- sanitary and phytosanitary (SPS) standards and other non-tariff barriers to trade – beneficial provisions that finalize agreements pursued by a number of past U.S. administrations and should help boost U.S. agricultural exports to China over the long-term.
- more protection for the intellectual property of U.S. companies and the end of a requirement of American businesses to share their technology as a cost of doing business with China – critically important.
- promises by China to increase imports from the U.S. – to increase purchases of U.S. agricultural products by $32 billion in the next two years ($80 billion worth of American farm goods). To meet this target, U.S. soybeans, pork, meats, cotton and dairy products will need to be on China’s shopping list.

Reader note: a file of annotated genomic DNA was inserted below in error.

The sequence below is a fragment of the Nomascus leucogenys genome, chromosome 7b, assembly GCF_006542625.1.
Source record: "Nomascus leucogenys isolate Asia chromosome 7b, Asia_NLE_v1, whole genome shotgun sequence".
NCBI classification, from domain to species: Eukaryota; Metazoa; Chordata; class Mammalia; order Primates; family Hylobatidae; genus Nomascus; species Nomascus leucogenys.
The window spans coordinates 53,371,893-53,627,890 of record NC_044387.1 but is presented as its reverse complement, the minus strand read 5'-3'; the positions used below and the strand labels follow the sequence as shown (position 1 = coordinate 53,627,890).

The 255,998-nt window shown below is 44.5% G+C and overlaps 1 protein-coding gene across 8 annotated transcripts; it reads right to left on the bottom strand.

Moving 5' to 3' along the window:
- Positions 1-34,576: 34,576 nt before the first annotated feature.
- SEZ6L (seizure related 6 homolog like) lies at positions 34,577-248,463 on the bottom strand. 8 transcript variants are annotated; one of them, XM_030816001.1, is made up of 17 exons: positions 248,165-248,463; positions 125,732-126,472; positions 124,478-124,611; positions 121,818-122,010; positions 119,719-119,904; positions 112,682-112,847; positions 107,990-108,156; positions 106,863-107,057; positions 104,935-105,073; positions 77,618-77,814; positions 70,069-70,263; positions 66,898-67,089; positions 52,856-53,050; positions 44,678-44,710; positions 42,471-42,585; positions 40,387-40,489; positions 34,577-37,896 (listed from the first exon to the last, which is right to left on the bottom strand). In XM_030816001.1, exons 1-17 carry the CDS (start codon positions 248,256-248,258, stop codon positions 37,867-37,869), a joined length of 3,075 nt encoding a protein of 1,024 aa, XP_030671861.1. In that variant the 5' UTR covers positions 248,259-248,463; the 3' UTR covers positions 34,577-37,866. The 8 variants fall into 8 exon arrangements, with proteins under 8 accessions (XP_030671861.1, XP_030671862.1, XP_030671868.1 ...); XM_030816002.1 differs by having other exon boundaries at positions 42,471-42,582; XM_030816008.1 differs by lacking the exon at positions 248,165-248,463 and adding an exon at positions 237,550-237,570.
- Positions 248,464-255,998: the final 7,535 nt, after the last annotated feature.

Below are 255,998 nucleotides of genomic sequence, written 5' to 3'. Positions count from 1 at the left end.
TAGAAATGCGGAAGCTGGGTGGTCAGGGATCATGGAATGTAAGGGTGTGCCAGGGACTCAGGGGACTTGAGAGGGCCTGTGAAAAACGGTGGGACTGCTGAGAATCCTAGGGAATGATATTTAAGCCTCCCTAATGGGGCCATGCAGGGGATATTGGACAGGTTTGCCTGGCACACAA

Farmers and Ranchers Face Harsh Reality Check after the Phase-one China Trade Agreement
Reading Time: 2 minutesUSDA Secretary Perdue called the January 15, 2020 pact a “bonanza” for U.S. ag, but it could be a while before farmers reap its benefits. According to Maxson Irsik, K·Coe Isom advisor, “It may be months or even years before American farmers and ranchers see increased exports to the Asian nation.” While the first phase trade agreement with China is welcome news for ag producers, it provides little in the way of ‘guarantees’ or immediate benefits. The Pros Ag provision highlights included: